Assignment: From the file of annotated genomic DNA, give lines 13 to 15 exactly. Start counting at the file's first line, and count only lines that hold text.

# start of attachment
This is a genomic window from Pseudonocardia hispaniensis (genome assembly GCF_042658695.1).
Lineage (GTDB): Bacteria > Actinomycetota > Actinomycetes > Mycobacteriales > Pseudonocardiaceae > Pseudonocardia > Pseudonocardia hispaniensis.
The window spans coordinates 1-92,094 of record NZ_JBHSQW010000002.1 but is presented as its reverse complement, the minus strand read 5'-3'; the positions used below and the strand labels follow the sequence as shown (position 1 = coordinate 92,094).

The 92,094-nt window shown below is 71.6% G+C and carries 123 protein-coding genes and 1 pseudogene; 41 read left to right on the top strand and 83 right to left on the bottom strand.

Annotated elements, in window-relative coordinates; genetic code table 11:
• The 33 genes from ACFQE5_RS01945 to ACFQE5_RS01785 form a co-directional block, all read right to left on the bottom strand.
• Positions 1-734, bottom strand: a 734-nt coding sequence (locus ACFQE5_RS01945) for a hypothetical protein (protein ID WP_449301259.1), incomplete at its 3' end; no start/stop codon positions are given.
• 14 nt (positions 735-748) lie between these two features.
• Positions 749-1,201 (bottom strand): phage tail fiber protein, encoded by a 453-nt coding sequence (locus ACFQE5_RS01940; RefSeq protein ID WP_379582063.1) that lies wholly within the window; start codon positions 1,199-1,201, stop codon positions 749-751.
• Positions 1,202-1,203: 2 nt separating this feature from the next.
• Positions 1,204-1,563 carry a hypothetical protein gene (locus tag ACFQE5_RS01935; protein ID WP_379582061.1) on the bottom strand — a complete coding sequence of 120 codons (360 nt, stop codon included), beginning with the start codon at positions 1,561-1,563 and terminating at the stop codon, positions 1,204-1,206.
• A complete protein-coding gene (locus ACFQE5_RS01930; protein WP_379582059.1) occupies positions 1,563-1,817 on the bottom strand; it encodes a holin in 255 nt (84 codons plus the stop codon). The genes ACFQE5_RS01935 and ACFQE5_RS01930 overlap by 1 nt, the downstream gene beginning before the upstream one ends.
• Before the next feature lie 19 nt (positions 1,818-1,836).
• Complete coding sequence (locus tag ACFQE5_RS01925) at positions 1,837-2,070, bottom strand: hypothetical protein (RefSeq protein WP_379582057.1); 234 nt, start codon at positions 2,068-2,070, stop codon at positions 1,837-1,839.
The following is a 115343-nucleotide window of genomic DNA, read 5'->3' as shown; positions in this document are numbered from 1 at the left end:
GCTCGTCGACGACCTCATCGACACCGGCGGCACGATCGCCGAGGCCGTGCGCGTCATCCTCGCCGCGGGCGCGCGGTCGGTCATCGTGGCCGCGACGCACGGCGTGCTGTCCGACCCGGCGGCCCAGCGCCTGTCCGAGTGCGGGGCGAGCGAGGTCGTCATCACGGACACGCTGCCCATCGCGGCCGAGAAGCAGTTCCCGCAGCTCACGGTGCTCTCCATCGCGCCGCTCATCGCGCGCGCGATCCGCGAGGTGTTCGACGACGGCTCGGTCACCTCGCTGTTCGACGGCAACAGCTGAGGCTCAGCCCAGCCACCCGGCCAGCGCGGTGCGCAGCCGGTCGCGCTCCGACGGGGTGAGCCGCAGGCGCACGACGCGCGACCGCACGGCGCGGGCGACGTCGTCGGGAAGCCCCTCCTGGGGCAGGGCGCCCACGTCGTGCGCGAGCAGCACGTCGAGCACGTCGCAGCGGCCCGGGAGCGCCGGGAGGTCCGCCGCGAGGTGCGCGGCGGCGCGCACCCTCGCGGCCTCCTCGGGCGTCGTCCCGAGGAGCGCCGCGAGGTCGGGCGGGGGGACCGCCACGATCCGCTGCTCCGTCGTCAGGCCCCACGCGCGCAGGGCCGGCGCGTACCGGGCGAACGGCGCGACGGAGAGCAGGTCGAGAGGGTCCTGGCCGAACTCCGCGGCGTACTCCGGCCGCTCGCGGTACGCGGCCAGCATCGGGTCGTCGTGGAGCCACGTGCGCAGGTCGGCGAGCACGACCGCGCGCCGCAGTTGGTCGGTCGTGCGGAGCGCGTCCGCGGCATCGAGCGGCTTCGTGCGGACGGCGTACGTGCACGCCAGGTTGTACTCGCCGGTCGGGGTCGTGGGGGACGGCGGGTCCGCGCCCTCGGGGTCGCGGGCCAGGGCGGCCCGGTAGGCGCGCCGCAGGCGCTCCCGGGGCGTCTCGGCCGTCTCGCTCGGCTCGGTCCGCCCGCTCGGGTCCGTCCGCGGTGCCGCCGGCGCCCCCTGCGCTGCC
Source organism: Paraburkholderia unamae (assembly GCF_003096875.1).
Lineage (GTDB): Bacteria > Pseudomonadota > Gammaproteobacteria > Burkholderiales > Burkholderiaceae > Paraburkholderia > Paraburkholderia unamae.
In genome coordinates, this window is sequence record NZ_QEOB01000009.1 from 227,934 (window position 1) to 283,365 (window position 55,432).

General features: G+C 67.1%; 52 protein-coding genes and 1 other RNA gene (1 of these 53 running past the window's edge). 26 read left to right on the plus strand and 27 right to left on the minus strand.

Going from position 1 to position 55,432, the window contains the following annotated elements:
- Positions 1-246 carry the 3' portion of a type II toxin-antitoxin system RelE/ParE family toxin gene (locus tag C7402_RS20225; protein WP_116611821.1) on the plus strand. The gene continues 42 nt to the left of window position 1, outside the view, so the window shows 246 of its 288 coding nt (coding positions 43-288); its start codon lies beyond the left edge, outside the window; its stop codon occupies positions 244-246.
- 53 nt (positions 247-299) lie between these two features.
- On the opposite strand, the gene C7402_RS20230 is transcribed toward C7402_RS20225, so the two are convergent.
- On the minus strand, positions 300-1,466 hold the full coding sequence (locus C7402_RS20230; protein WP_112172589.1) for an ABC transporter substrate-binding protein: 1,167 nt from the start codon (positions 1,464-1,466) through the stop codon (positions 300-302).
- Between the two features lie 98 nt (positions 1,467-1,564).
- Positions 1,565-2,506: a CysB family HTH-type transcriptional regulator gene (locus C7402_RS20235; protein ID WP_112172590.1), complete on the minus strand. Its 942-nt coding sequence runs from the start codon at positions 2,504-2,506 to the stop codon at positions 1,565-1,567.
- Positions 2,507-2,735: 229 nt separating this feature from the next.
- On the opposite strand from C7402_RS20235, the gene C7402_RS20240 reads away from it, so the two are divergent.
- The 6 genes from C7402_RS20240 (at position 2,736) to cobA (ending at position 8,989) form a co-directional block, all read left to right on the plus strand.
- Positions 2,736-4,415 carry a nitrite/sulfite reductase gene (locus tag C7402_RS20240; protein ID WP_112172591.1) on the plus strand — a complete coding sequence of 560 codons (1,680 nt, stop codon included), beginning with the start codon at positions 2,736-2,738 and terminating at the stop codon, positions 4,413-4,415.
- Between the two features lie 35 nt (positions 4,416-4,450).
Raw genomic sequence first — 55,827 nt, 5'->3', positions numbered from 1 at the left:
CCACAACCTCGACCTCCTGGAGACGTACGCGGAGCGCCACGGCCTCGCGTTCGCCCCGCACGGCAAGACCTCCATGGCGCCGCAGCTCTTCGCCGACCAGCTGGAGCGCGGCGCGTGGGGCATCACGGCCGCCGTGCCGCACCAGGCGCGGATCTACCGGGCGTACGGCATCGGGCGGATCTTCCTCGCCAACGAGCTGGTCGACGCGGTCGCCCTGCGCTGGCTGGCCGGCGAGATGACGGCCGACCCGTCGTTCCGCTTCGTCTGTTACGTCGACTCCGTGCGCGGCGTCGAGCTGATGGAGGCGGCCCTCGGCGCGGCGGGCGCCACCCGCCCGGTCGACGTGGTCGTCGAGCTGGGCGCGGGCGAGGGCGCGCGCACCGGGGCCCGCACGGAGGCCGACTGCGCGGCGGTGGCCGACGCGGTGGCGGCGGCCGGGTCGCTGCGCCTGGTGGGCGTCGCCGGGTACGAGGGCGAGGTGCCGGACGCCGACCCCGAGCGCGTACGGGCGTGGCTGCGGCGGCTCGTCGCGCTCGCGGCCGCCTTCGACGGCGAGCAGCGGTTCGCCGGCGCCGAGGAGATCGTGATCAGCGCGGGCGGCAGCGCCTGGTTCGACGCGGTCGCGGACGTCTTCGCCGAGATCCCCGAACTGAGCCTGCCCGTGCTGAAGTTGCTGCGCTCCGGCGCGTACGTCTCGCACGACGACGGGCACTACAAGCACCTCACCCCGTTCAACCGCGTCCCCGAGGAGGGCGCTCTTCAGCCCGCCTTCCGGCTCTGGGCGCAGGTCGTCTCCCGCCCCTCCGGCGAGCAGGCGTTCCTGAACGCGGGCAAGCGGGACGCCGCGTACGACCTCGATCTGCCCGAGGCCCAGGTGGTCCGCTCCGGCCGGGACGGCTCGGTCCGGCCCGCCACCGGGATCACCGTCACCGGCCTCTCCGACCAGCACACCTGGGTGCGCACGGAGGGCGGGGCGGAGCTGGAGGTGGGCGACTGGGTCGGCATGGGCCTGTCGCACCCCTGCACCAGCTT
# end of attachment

• Before the next feature lie 19 nt (positions 1,818-1,836).
• Complete coding sequence (locus tag ACFQE5_RS01925) at positions 1,837-2,070, bottom strand: hypothetical protein (RefSeq protein WP_379582057.1); 234 nt, start codon at positions 2,068-2,070, stop codon at positions 1,837-1,839.
The following is a 115343-nucleotide window of genomic DNA, read 5'->3' as shown; positions in this document are numbered from 1 at the left end: